A recent meta-analysis associated reduced ADAMTS13 levels with an increased risk of myocardial infarction [14]. Furthermore, a moderately reduction of ADAMTS13 activity was also associated to the risk of ischemic stroke [15].

In this study, we investigated the functional role of nine rare ADAMTS13 variants (p.Val154Ile, p.Asp187His, p.Thr339Arg, p.Arg421Cys, p.Tyr603Cys, p.Asp836Gly, p.Arg925Gly, p.His1196Gln and p.Thr1249Pro) identified in eight Italian DVT patients and previously reported to be associated with DVT on burden testing [8]. Two replication studies were performed to validate the association between the three selected rare ADAMTS13 variants (p.Val154Ile, p.Asp187His and p.Arg421Cys), which cause an ex vivo and in vitro reduction of ADAMTS13 activity and DVT.

Materials and Methods

Rare ADAMTS13 SNVs Previously Identified in DVT Patients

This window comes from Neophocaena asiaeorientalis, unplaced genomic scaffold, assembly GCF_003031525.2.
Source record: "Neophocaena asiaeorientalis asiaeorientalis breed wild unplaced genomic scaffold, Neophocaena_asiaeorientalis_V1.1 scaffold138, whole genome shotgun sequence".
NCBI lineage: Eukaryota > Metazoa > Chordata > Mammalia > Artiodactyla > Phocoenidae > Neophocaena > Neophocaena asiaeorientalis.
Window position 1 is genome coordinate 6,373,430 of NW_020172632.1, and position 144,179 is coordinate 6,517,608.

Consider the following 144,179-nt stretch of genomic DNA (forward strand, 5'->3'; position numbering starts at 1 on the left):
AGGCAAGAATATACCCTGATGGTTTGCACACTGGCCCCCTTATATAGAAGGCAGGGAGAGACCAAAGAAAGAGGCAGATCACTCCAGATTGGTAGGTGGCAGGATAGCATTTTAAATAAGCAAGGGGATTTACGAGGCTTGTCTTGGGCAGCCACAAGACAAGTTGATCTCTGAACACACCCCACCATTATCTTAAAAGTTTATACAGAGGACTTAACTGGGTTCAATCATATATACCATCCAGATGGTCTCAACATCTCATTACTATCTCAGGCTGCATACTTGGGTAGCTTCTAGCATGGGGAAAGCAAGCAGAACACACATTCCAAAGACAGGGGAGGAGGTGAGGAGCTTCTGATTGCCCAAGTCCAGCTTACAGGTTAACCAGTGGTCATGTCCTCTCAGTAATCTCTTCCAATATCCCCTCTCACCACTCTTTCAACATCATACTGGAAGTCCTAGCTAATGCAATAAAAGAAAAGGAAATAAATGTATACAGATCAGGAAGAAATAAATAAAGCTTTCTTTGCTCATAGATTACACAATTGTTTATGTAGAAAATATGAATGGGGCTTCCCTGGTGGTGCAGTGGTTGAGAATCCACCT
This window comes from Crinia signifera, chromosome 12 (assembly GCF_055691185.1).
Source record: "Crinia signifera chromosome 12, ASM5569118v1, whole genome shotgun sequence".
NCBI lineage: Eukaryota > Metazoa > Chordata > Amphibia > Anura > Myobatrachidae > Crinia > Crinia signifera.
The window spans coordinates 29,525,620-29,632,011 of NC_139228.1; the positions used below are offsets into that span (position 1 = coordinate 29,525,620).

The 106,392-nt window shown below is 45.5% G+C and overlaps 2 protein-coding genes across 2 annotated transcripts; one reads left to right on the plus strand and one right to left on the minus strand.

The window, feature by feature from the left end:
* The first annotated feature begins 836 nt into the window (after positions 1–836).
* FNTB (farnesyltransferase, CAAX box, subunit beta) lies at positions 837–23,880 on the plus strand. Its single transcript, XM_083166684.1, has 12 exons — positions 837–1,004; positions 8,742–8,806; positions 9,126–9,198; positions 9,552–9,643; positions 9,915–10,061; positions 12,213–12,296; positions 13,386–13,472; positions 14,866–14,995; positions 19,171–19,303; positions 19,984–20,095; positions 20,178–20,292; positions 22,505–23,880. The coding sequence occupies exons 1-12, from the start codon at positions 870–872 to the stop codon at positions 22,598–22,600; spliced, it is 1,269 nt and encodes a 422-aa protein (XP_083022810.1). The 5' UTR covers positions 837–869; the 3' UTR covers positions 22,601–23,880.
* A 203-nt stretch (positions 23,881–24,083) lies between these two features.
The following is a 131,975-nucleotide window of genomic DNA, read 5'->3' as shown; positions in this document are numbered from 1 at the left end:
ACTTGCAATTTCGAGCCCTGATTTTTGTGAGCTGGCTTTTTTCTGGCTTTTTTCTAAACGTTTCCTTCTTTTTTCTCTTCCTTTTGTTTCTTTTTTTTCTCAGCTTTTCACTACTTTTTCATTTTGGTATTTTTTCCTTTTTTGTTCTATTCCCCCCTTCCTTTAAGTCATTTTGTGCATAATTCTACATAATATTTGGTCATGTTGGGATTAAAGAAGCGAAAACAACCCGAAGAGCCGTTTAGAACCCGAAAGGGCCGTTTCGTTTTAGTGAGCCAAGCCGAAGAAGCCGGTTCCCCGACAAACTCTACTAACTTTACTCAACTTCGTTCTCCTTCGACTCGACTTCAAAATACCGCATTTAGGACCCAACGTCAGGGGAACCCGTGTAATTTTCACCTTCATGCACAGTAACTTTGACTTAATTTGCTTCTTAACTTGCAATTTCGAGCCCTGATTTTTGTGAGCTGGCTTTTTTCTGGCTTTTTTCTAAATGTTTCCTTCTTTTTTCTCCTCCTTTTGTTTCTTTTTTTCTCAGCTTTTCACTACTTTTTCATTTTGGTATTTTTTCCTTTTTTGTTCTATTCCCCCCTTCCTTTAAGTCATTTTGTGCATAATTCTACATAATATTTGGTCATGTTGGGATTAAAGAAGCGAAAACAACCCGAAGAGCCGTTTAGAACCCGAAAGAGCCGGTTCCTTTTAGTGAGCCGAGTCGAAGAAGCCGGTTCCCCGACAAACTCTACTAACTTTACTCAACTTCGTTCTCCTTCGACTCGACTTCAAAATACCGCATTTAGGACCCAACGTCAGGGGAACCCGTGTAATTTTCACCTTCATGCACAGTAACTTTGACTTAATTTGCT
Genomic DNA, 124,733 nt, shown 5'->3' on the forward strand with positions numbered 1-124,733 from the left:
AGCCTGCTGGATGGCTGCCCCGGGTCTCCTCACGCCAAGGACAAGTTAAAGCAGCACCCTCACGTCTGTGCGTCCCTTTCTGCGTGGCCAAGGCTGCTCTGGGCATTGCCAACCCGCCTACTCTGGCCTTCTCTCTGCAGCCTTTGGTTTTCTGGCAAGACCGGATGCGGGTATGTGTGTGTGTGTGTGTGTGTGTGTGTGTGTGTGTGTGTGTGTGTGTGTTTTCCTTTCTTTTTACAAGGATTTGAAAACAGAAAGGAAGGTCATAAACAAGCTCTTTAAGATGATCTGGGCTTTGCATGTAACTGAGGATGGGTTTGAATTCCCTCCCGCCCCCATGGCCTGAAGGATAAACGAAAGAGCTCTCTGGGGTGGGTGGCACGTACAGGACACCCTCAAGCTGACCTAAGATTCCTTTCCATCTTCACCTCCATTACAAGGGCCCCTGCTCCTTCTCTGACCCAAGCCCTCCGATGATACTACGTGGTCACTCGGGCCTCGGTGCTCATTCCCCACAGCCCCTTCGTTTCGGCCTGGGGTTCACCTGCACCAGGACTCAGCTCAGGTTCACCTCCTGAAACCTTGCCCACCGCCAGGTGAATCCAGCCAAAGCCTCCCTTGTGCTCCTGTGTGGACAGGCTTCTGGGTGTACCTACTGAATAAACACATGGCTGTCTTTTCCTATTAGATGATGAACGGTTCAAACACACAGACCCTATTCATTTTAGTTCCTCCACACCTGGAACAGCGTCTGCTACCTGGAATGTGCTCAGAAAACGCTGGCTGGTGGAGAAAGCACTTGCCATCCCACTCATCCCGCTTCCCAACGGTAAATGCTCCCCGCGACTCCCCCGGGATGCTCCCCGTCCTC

In our previously study, we reported the association between 11 ADAMTS13 SNVs (p.Val154Ile, p.Asp187His, p.Ala325Val, p.Thr339Arg, p.Arg421Cys, p.Tyr603Cys, p.Trp746Cys, p.Asp836Gly, p.Arg925Gly, p.His1196Gln and p.Thr1249Pro), identified in Italian DVT patients [8] and DVT. A further validation of these SNVs by Sanger sequencing was performed. Two SNVs (p.Ala325Val and p.Trp746Cys) have not been confirmed and therefore excluded from this study. To evaluate the effect of the remaining 9 SNVs on plasma ADAMTS13 levels, a further biochemical characterization of the eight patients heterozygous carriers for one of the previously reported ADAMTS13 SNVs (patient n. 1 carried both variants p.Val154Ile and p.Thr339Arg) was performed. ADAMTS13 activity and antigen levels were measured in patients’ plasma samples using FRETS-VWF73 [16] and ELISA assays [17], respectively. FVIII coagulant activity (FVIII:C) and VWF antigen (VWF:Ag) levels were performed by previously described methods [18]. The presence of neutralizing (inhibitors) anti-ADAMTS13 autoantibodies was assessed using a FRETS-VWF73-based mixing assay as previously reported [19]. Non-neutralizing anti-ADAMTS13 autoantibodies were evaluated using the Technozym ADAMTS13 inhibitor (Technoclone, GmbH, Vienna, AU).